When they told him Lucinda Hayes was dead, Cameron thought of her shoulder blades and how they framed her naked spine, like a pair of static lungs.

Kukafka’s novel is a sort of mystery, but not in the traditional sense. Lucinda, a popular 15- year-old, is discovered  in the playground of the elementary school. She’s been murdered.  Lucinda’s death is certain in the incident that kicks the novel off, but it’s the three-person narrative that keeps its motor running.

First there’s Cameron, the boy who loved Lucinda from afar. Perhaps saying Cameron ‘loved’ her isn’t quite the right word. He watched her obsessively.  He drew her.  He feels like he knew her better than anyone, “The way her legs flew out when she ran…How her hair got frizzy at the front when she walked home from school in the heat….the way she squinted when she couldn’t see the board.”  When Lucinda’s body is found, Cameron is one of the first suspects because a classmate had once told a teacher that Cameron “was the sort of kid who would bring a gun to school.”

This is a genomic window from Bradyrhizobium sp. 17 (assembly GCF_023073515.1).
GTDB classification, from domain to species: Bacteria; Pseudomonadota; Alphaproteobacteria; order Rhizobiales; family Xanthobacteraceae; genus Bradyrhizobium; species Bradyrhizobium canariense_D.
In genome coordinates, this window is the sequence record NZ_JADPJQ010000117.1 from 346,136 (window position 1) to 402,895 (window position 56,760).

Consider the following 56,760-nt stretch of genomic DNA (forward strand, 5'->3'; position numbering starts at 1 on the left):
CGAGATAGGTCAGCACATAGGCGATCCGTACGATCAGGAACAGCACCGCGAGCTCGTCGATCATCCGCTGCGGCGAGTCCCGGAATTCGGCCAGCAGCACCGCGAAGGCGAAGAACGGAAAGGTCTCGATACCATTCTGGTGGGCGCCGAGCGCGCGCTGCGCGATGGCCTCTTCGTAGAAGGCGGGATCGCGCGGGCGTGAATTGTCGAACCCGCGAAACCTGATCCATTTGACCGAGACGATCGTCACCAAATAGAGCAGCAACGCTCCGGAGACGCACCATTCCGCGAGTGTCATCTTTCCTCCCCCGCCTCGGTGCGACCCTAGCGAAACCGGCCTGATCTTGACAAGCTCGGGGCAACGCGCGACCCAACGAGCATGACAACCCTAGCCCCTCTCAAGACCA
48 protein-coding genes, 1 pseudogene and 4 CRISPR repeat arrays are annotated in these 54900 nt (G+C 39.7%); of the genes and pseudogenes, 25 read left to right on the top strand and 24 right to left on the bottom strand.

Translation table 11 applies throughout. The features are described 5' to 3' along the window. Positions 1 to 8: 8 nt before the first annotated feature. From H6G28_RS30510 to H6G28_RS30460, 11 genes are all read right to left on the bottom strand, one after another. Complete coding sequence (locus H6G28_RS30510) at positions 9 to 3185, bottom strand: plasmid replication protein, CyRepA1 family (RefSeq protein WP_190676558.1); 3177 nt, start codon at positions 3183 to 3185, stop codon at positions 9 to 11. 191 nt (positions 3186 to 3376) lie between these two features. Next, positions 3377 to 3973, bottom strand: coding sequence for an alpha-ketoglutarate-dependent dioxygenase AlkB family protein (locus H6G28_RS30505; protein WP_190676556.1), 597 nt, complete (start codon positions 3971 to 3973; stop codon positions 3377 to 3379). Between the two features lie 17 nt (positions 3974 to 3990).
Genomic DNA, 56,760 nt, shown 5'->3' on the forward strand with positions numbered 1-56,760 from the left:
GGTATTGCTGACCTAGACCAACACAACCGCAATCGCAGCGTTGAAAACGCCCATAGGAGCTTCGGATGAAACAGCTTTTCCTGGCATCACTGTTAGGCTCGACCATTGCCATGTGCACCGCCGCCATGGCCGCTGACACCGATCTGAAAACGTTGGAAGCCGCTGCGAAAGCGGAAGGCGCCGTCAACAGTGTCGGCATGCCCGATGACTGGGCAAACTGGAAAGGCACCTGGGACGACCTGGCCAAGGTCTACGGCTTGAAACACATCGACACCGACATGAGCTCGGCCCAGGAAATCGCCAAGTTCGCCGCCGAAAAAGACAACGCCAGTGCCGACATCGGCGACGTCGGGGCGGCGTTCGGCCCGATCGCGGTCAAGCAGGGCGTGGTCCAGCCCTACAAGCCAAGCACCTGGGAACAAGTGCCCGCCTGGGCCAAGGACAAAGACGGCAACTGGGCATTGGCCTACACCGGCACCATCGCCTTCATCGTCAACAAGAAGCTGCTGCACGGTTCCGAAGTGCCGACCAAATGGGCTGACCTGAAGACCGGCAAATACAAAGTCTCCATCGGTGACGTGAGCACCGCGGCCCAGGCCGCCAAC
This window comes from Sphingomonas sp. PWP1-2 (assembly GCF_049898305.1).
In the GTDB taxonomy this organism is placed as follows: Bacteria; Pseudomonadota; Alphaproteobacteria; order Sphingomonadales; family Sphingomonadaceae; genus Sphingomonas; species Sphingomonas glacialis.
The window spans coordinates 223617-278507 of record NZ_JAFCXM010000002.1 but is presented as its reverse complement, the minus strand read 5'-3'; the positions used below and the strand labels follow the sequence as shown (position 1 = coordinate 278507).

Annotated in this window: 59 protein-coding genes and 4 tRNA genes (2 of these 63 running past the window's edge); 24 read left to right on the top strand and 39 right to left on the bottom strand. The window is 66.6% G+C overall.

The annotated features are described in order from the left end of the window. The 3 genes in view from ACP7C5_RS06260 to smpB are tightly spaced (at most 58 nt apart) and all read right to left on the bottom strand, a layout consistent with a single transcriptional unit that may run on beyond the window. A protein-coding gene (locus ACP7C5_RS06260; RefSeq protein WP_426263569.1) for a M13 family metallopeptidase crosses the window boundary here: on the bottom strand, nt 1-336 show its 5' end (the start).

Then there’s Jade. When she hears the news of Lucinda’s death she says that “faking shock is easier than faking sadness.”  Jade lives with her mother and sister and I wouldn’t characterize her life as necessarily happy. She resented Lucinda, and so her classmate’s death inspires little more than antipathy.

Finally, there’s Russ, a local cop who used to be Cameron’s father’s partner before he did a runner, leaving his wife and son behind.  He feels protective towards Cameron and his feelings are further complicated by the feelings he had for Cameron’s father, Lee.  He is also suspicious of his wife, Ines’, ex-con brother, Ivan, who just happens to be the person who discovered Lucinda’s body.

It is through the lens of these characters that we see Lucinda. I wouldn’t say that Girl in Snow is a page-turner, but that’s because these are complicated people with complicated feelings and Kukafka cares about every word she writes. This is a book to be savoured and these are characters you won’t soon forget.

It probably would have made more sense to talk about Linda Brooks’ beautiful 953A7BC0-3D92-49DF-B19E-85D966DCF6A4coffee table book Orchestra in My Garden back in the spring, which is when I purchased my copy.  But spring is always a busy time at school, and then I went away, and then school  started again…you know how it goes. Now that the days are getting darker and colder, I feel like Linda’s book is the perfect antidote.  Plus,  Orchestra in My Garden would make a fabulous gift for the gardeners, wannabe gardeners and musicians on your list this holiday season.